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Working with Family Violence Law Center has certainly been a tremendous experience thus far. Not only have I had the opportunity to learn about California Family Law, but this kind of work inherently includes a constant reminder for personal reflection. When working with individuals in crisis, it is imperative that one puts aside one’s own personal biases or primary reactions. If a client says their partner is physically abusive but they do not want to leave the house they share, it is not my job to tell them that they’re wrong, but rather to safety plan and meet them where they are emotionally. I can offer to help them find a domestic violence shelter or a program that will help them financially to relocate, but ultimately their subsequent actions are solely their decisions. This can be frustrating, but it also fuels a fascinating internal dialogue that I have noticed emerge not only in myself but also in my coworkers: that which we say aloud and that which we wish we could say. Occasionally the two diverge when a client decides to take part of one of our services (restraining orders, counseling).

Answering crisis calls!

My position entails taking them through these first steps towards recovery, by removing the client from contact with their abuser (e.g., restraining orders). In my learning goals, I had included a wish to challenge myself, which I have certainly found here. Each client provides a different unique challenge, with each challenge posing a new entanglement that keeps everyone on their toes. I can see my own growth by virtue of how others in my office treat me. My supervisor has been increasing my workload; other co-workers let me answer the crisis hotline without supervision; they have begun to give me new volunteers to train, who shadow me on the hotline or when doing legal screenings (intakes).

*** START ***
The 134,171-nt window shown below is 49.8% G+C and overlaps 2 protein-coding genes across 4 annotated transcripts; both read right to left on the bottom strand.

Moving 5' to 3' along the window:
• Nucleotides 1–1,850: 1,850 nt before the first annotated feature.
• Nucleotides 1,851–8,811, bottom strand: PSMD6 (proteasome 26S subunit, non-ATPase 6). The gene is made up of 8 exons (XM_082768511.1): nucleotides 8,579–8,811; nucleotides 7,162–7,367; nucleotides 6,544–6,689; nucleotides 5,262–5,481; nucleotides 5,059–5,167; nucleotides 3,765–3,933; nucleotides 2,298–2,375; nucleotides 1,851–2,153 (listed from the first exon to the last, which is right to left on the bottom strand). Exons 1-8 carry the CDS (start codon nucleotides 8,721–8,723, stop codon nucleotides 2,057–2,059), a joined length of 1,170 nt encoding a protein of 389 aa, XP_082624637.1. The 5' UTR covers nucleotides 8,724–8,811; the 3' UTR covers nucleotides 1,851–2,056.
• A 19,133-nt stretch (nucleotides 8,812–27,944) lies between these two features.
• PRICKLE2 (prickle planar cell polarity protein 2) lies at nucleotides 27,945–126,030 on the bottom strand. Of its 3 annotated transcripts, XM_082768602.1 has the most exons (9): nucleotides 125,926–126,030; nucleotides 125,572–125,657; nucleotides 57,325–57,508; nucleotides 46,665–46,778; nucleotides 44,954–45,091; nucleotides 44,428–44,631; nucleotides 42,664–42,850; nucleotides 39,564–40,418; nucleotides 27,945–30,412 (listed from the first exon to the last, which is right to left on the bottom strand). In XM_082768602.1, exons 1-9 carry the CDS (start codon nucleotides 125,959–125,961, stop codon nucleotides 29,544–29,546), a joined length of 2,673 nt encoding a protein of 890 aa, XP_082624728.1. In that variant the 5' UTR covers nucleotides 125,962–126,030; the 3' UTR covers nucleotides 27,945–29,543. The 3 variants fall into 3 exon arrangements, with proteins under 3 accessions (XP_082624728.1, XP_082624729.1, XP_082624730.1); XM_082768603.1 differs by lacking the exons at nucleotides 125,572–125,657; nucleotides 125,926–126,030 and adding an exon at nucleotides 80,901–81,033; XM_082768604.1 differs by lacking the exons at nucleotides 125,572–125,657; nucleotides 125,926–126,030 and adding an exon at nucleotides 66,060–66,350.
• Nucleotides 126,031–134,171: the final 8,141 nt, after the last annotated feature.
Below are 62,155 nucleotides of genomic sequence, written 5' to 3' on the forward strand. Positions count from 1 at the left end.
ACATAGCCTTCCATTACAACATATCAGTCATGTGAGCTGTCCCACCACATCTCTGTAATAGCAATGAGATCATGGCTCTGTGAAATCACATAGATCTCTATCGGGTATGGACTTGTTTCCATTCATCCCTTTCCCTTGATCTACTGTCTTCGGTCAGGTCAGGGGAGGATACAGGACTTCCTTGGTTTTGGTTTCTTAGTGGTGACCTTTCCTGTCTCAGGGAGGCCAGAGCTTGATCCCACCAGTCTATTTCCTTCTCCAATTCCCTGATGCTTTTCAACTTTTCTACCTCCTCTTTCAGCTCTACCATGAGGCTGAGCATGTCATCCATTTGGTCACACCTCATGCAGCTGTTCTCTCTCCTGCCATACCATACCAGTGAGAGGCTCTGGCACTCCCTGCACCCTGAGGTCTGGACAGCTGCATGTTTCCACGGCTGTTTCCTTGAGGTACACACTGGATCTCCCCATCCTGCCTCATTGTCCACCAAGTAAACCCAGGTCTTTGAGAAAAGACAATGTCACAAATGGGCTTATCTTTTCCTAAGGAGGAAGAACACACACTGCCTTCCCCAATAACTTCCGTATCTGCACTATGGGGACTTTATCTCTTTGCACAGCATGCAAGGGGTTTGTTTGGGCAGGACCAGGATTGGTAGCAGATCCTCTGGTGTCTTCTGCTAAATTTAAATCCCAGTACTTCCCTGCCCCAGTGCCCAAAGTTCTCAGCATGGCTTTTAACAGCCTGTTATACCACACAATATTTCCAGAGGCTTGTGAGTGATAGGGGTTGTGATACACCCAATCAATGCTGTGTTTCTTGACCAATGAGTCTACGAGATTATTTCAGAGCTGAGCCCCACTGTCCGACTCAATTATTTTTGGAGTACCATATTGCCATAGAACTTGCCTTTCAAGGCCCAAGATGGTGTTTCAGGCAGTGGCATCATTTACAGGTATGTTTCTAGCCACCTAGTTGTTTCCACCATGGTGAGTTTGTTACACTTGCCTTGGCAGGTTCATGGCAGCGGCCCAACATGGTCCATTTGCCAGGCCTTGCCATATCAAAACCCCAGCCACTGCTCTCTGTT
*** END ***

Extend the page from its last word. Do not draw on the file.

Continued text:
One of our past clients sells tacos to the entire office building every Wednesday. She’s lovely and a wonderful chef!

My coworker/professor of the hotline arts Becki, enjoying tacos!

I am most proud that I can actively feel myself learning how better to help others in traumatic situations. In the past month, I have begun to rely less on advice of other advocates in the office because I am able to problem-solve given the facts available. Clearly I still have a lot to learn, but it’s exciting to be in this relatively fast-paced environment of California family law and I am excited for the opportunity to continue growing in this field.
Ashley Lynette, ’13

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Walking through the door on my first day at Family Violence Law Center, I felt a rush of excitement. After months of searching, emailing and seemingly endless games of phone tag, I had finally arrived!